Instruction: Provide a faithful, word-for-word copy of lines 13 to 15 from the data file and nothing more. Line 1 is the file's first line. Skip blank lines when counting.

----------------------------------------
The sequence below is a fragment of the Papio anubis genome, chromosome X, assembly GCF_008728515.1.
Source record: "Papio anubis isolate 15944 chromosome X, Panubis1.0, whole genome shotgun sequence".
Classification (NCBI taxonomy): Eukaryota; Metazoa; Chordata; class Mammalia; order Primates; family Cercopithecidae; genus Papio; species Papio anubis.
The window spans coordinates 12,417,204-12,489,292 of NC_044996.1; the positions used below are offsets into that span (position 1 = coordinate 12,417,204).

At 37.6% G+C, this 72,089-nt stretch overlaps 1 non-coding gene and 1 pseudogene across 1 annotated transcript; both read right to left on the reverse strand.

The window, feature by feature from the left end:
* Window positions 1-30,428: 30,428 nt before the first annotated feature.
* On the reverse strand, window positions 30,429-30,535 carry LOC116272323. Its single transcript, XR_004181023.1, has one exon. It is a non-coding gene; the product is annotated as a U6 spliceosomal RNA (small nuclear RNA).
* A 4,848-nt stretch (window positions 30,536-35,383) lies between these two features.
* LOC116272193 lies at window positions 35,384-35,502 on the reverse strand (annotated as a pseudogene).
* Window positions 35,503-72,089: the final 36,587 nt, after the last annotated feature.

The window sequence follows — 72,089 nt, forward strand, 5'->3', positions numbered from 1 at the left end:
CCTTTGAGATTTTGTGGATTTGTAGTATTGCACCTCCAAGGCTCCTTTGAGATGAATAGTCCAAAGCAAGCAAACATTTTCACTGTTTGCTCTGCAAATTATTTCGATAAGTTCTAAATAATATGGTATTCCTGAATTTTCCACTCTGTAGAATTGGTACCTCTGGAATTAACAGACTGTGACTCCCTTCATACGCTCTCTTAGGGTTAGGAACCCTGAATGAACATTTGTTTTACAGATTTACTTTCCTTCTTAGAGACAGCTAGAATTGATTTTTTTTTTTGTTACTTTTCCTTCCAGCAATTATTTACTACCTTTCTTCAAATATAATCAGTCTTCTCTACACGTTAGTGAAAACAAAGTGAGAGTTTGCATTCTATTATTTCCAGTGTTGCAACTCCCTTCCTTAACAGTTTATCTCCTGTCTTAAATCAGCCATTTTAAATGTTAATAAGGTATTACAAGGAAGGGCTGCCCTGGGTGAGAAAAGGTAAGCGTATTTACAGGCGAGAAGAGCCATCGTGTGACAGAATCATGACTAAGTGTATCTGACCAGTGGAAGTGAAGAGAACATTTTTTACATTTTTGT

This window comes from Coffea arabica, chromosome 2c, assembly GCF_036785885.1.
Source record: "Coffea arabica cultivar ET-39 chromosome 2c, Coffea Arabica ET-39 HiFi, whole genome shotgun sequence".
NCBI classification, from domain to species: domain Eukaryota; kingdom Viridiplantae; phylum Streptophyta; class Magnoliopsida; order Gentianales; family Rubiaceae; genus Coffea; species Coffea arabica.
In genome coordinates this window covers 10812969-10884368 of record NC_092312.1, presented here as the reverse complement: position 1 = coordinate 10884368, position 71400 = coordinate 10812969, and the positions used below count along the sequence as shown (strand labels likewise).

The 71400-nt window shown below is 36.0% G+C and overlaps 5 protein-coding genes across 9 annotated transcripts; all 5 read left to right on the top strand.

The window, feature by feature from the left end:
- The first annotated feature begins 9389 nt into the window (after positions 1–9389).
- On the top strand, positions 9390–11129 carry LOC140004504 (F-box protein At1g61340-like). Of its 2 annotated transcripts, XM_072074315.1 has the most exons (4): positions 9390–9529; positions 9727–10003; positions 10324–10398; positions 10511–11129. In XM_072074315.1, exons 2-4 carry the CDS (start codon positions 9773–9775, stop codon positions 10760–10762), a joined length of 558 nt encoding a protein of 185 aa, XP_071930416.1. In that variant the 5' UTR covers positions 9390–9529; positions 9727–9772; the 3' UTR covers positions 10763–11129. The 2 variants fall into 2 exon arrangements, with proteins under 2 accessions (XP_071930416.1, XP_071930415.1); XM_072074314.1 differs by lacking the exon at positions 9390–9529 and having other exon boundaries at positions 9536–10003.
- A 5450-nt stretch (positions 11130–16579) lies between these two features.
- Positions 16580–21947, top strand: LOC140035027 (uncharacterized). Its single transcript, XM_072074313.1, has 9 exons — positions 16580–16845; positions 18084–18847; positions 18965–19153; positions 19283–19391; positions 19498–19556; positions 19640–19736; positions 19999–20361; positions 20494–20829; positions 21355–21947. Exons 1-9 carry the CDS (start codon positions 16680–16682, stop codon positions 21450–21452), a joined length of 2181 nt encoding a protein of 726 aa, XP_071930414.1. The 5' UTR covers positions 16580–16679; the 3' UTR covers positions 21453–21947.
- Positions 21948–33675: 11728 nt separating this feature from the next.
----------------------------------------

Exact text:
CCTTTGAGATTTTGTGGATTTGTAGTATTGCACCTCCAAGGCTCCTTTGAGATGAATAGTCCAAAGCAAGCAAACATTTTCACTGTTTGCTCTGCAAATTATTTCGATAAGTTCTAAATAATATGGTATTCCTGAATTTTCCACTCTGTAGAATTGGTACCTCTGGAATTAACAGACTGTGACTCCCTTCATACGCTCTCTTAGGGTTAGGAACCCTGAATGAACATTTGTTTTACAGATTTACTTTCCTTCTTAGAGACAGCTAGAATTGATTTTTTTTTTTGTTACTTTTCCTTCCAGCAATTATTTACTACCTTTCTTCAAATATAATCAGTCTTCTCTACACGTTAGTGAAAACAAAGTGAGAGTTTGCATTCTATTATTTCCAGTGTTGCAACTCCCTTCCTTAACAGTTTATCTCCTGTCTTAAATCAGCCATTTTAAATGTTAATAAGGTATTACAAGGAAGGGCTGCCCTGGGTGAGAAAAGGTAAGCGTATTTACAGGCGAGAAGAGCCATCGTGTGACAGAATCATGACTAAGTGTATCTGACCAGTGGAAGTGAAGAGAACATTTTTTACATTTTTGT

This window comes from Coffea arabica, chromosome 2c, assembly GCF_036785885.1.
Source record: "Coffea arabica cultivar ET-39 chromosome 2c, Coffea Arabica ET-39 HiFi, whole genome shotgun sequence".